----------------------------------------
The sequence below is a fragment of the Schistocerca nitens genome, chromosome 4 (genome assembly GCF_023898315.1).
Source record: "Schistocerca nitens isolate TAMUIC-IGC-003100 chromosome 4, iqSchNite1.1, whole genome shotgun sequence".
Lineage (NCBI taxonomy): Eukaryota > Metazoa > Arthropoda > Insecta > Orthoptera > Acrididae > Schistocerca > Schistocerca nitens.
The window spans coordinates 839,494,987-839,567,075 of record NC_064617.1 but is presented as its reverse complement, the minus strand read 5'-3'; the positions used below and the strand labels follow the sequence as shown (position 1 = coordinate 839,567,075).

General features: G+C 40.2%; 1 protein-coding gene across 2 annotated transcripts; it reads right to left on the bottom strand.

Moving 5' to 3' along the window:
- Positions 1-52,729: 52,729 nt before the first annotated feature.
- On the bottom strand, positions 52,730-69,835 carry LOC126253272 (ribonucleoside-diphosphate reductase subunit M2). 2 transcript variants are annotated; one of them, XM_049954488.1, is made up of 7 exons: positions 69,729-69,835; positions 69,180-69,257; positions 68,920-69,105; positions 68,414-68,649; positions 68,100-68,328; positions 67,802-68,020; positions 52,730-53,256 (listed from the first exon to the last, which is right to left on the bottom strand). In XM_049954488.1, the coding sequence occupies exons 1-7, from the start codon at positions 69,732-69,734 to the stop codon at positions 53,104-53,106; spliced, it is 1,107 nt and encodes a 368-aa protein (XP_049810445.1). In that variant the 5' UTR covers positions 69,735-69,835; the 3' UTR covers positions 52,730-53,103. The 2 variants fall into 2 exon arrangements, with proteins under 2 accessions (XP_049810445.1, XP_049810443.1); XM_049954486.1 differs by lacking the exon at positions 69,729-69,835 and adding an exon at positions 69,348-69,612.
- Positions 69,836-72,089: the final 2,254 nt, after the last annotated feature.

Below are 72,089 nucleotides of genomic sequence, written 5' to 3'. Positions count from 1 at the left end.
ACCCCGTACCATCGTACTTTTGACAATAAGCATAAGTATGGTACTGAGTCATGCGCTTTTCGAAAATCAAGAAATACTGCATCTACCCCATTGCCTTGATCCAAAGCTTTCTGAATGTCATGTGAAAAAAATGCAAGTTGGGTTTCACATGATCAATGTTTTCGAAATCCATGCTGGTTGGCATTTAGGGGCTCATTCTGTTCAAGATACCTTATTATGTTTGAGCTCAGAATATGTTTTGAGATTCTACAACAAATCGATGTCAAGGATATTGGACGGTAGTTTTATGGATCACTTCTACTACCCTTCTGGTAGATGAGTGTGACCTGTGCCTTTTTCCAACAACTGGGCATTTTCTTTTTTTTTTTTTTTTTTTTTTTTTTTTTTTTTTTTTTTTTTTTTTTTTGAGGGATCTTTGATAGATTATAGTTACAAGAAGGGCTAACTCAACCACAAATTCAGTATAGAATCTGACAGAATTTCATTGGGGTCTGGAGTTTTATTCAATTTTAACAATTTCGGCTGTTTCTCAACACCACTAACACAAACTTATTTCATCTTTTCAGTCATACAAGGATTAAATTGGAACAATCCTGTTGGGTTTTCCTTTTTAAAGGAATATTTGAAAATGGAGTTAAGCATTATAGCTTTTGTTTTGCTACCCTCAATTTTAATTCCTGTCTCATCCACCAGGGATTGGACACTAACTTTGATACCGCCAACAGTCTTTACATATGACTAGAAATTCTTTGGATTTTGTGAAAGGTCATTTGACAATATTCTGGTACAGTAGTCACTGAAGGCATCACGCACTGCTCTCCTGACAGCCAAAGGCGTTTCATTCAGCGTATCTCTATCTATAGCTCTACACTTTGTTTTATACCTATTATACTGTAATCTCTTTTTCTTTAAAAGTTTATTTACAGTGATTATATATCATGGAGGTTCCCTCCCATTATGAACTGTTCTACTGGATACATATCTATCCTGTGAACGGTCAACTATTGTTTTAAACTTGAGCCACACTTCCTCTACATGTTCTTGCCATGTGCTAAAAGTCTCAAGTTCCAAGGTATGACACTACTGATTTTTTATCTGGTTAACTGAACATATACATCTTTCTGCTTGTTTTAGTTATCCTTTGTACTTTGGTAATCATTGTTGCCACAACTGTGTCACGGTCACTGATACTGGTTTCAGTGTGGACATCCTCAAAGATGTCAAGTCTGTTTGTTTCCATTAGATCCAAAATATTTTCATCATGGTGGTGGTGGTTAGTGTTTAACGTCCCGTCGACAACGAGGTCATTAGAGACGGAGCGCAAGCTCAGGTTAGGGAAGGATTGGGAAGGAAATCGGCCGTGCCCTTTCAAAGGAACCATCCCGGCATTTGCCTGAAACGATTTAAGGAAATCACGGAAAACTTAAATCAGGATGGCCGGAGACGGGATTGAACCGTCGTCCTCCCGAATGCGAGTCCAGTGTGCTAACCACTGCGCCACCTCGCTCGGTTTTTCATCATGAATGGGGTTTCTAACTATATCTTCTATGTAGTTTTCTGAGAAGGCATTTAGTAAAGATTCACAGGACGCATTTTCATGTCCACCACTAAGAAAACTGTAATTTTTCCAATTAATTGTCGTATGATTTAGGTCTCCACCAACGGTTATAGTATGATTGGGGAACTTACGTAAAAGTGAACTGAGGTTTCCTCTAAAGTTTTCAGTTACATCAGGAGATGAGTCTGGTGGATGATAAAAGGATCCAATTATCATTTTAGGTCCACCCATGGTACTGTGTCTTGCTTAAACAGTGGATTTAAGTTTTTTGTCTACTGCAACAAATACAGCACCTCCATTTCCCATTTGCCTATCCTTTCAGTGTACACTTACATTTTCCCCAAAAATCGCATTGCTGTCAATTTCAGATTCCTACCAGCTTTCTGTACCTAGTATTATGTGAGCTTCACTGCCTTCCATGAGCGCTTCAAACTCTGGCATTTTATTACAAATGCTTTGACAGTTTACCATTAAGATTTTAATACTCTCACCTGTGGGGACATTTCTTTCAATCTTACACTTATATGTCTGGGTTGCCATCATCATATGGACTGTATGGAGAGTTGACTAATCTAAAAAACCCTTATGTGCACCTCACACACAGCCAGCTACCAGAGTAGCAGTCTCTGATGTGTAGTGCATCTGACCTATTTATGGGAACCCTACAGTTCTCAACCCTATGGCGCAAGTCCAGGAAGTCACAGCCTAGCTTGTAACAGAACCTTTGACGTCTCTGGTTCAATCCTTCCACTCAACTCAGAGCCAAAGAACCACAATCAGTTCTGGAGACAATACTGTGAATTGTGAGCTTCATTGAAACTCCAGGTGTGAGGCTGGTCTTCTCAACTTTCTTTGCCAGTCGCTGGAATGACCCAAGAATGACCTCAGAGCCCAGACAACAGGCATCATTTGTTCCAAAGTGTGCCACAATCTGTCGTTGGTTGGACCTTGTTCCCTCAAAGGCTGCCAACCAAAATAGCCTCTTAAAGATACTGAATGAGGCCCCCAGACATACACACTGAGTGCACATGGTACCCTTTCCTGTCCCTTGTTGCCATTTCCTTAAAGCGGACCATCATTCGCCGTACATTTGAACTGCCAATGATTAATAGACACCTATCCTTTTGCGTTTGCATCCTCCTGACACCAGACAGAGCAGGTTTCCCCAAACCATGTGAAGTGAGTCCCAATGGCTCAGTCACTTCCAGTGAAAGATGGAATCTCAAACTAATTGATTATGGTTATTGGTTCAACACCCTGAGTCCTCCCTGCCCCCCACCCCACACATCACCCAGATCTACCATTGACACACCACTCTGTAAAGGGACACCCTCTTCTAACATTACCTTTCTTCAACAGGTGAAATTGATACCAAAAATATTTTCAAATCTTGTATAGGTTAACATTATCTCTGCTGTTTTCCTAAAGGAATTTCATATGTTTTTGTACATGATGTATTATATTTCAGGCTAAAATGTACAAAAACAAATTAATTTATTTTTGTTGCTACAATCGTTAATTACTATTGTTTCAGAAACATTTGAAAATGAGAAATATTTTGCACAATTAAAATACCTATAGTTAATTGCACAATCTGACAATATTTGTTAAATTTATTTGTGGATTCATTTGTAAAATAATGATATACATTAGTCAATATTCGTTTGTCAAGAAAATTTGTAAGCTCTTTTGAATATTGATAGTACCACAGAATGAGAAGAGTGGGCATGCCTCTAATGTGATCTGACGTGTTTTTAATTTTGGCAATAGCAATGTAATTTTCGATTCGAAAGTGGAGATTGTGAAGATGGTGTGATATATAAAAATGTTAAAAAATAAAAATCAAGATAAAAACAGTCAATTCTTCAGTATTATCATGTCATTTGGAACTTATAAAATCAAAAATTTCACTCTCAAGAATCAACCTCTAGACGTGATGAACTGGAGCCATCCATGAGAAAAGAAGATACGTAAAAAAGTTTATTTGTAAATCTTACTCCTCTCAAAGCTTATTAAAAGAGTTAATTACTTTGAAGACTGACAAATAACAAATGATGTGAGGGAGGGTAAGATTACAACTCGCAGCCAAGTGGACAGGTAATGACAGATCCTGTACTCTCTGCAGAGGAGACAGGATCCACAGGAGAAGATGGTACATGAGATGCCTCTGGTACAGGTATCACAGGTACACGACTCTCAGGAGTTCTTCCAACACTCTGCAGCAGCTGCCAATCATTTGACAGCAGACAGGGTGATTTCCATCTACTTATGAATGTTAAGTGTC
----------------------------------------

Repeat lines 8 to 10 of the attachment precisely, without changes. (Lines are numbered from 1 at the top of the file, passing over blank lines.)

- On the bottom strand, positions 52,730-69,835 carry LOC126253272 (ribonucleoside-diphosphate reductase subunit M2). 2 transcript variants are annotated; one of them, XM_049954488.1, is made up of 7 exons: positions 69,729-69,835; positions 69,180-69,257; positions 68,920-69,105; positions 68,414-68,649; positions 68,100-68,328; positions 67,802-68,020; positions 52,730-53,256 (listed from the first exon to the last, which is right to left on the bottom strand). In XM_049954488.1, the coding sequence occupies exons 1-7, from the start codon at positions 69,732-69,734 to the stop codon at positions 53,104-53,106; spliced, it is 1,107 nt and encodes a 368-aa protein (XP_049810445.1). In that variant the 5' UTR covers positions 69,735-69,835; the 3' UTR covers positions 52,730-53,103. The 2 variants fall into 2 exon arrangements, with proteins under 2 accessions (XP_049810445.1, XP_049810443.1); XM_049954486.1 differs by lacking the exon at positions 69,729-69,835 and adding an exon at positions 69,348-69,612.
- Positions 69,836-72,089: the final 2,254 nt, after the last annotated feature.

Below are 72,089 nucleotides of genomic sequence, written 5' to 3'. Positions count from 1 at the left end.